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Enjoy Magazine

Parkinson's Support Group Helps Families

03/25/2018 11:00AM ● By Christy Milan

Peace of Mind

April 2018
By Christy Milan
Photos by James Mazzotta

WHEN PEOPLE THINK of Parkinson’s Disease, they might think of Michael J Fox, the actor from the “Back to the Future” movies. He was diagnosed with Parkinson’s in 1991 and has become a major influence in the fight against Parkinson’s. Most recently, singer-songwriter Neil Diamond was diagnosed.

Parkinson’s is a disorder of the central nervous system and is progressive. It can cause sleep disorders, anxiety, fantasizing, communication issues, dementia, instability and more. In April 2017, the U.S. Senate declared April as Parkinson’s Awareness Month. 

When diagnosed with a degenerative neurological disorder such as Parkinson’s, it can be difficult to know where to turn for answers. Here in the North State, a support group for those with Parkinson’s and their families has been active for nearly 20 years. The founder, Kim Hawkins, was a wife who wanted to start a support group and approached what is now known as Passages Caregiver Resource Center, a nonprofit organization through Chico State University. Hawkins, a retired nurse, took over its facilitation about five years ago. “I knew nothing about Parkinson's until I started facilitating this group,” Hawkins says. “I have learned so much from them. Everyone gets a chance to share and ask questions of each other. I feel so blessed to be part of this group and cannot imagine volunteering for a greater group of people.” 

The group appreciates the support and information that helps them through this difficult time. One participant says, “We have only recently started attending the support group, but every meeting that we have attended has been interesting and informative. We enjoy the encouragement of being in the company of others who also want to have a positive attitude while living with or caring for someone with this life-changing disease. We especially appreciate the volunteers and professional staff who so efficiently provide this program for Redding and surrounding areas.”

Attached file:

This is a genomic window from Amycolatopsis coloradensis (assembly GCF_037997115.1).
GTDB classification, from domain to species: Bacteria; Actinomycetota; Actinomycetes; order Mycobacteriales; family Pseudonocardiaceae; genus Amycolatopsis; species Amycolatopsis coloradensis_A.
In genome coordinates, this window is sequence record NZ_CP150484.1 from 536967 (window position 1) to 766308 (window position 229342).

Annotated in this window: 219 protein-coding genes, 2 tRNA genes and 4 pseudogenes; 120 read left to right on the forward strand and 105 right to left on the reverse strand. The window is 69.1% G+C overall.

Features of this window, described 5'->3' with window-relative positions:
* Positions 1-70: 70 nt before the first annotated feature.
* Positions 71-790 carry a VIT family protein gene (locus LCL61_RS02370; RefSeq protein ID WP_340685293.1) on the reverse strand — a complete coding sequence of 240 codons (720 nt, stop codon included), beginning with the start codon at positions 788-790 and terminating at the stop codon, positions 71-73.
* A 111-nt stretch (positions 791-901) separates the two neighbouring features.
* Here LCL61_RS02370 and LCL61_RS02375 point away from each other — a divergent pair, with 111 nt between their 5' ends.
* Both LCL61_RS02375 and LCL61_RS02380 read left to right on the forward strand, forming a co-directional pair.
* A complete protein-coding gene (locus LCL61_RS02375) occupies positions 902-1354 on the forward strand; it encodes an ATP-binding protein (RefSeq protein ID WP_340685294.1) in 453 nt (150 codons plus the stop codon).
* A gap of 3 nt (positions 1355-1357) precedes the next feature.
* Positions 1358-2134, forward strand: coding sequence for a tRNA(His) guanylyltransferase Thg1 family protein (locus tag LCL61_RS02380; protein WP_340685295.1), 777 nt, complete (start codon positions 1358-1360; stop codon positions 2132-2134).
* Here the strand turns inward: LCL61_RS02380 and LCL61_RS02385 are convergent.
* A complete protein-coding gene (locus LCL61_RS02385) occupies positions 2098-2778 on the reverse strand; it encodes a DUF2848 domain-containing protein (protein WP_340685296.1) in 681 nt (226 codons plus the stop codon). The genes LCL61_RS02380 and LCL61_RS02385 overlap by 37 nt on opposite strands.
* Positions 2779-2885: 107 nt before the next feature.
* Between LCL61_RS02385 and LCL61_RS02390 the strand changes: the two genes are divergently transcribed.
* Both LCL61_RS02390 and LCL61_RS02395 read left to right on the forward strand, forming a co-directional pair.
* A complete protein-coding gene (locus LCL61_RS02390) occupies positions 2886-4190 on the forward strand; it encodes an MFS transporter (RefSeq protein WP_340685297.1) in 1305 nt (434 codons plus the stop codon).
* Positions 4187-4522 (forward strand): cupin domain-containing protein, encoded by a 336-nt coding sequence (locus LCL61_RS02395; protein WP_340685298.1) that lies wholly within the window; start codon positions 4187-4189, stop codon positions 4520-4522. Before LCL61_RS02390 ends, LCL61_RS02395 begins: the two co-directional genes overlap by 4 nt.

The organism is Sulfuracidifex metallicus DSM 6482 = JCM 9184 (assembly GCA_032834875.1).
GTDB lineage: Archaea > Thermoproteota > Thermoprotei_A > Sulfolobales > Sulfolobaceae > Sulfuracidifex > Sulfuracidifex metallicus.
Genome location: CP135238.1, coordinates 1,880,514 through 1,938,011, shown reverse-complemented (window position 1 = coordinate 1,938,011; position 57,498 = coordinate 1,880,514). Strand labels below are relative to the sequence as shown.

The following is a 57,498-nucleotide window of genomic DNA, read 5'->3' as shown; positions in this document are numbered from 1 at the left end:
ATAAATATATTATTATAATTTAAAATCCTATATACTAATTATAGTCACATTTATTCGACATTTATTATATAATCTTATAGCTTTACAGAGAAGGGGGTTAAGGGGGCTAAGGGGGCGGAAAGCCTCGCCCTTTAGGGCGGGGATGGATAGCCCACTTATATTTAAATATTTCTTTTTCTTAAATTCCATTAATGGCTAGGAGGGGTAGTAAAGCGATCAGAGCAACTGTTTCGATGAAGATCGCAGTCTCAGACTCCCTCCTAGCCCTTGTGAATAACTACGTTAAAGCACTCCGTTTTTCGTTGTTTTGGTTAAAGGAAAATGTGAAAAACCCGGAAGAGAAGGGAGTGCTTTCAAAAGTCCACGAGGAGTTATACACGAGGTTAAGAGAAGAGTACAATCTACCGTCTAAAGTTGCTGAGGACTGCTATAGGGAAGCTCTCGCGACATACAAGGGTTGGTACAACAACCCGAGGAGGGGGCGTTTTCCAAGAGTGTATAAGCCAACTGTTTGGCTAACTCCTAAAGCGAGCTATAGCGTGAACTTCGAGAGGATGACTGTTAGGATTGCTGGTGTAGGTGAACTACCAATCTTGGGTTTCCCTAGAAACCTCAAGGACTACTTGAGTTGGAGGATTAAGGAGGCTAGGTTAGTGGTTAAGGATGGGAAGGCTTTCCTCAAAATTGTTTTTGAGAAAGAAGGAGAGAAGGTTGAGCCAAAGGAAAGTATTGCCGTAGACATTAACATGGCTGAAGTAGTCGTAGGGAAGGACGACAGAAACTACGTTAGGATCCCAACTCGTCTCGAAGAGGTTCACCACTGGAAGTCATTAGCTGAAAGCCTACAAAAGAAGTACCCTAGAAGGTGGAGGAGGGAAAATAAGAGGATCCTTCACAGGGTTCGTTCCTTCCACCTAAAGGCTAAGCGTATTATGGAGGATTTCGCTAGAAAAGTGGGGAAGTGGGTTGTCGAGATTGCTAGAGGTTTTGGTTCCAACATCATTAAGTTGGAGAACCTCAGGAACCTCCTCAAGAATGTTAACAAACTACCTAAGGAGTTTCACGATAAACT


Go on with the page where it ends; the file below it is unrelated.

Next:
Last year, the group became an affiliate of the Parkinson Association of Northern California, a nonprofit organization based out of Sacramento.  The group meets monthly at First United Methodist Church off East Street in Redding (though there will not be an April meeting).

Speakers have included primary physicians, nutritionists, speech therapists and physical therapists. The group works closely with others in the community who help people with Parkinson’s: Shasta Speech, The Rose Center for physical therapy, Vibra Outpatient Therapy and Rock Steady Boxing, which offers a program specifically for people with Parkinson’s. 

This year, the annual Parkinson’s Conference will be May 11 at First United Methodist Church. The free event includes informational tables and talks by a number of medical professionals.

A Parkinson’s diagnosis can leave patients and families with many unanswered questions and fears. The Parkinson’s group helps with the loneliness, desperation and loss of hope many feel when diagnosed. The support provides a sense of belonging alongside caring people who have a common bond. •

Register by May 4 at or (916) 357-6641

Conference Speakers

Kim Hawkins

Facilitator, RN

Dr. S. Goedert

Local neuro-optomistrist

Chris Netto

Owner, Standing

 Firm Fitness

Dr. M. Bixby

Movement Disorder Specialist

Shelley VonBerg 

Chico State 

University Professor,

Speech & Language Pathology

Susan Whitaker

Speech & Language Pathologist

Owner, Shasta Speech

Brian Terres

Medtronic Pharamceuticals

Deep Brain Stimulation


Mike Dendas, RPT

Rose Center Physical Therapy

Dr. S. Brillman

Movement Disorder Specialist

Parkinson Institute

Dr. Girgi


UC Davis Assistant Professor of Neurosurgery

“What’s New in the World of Neurosurgery for Parkinson’s?”

Photos: Speech and Language Pathologist and Owner of Shasta Speech, Susan Whitaker is doing “Shasta Shout”   

Facilitator Kim Hawkins answers questions during  a recent Parkinson’s support group meeting.

Attendees juggling scarves. Not only is it fun, it’s a great exercise—physically and for cognition.

Rock Steady Boxing offers a program specifically for people with Parkinson’s.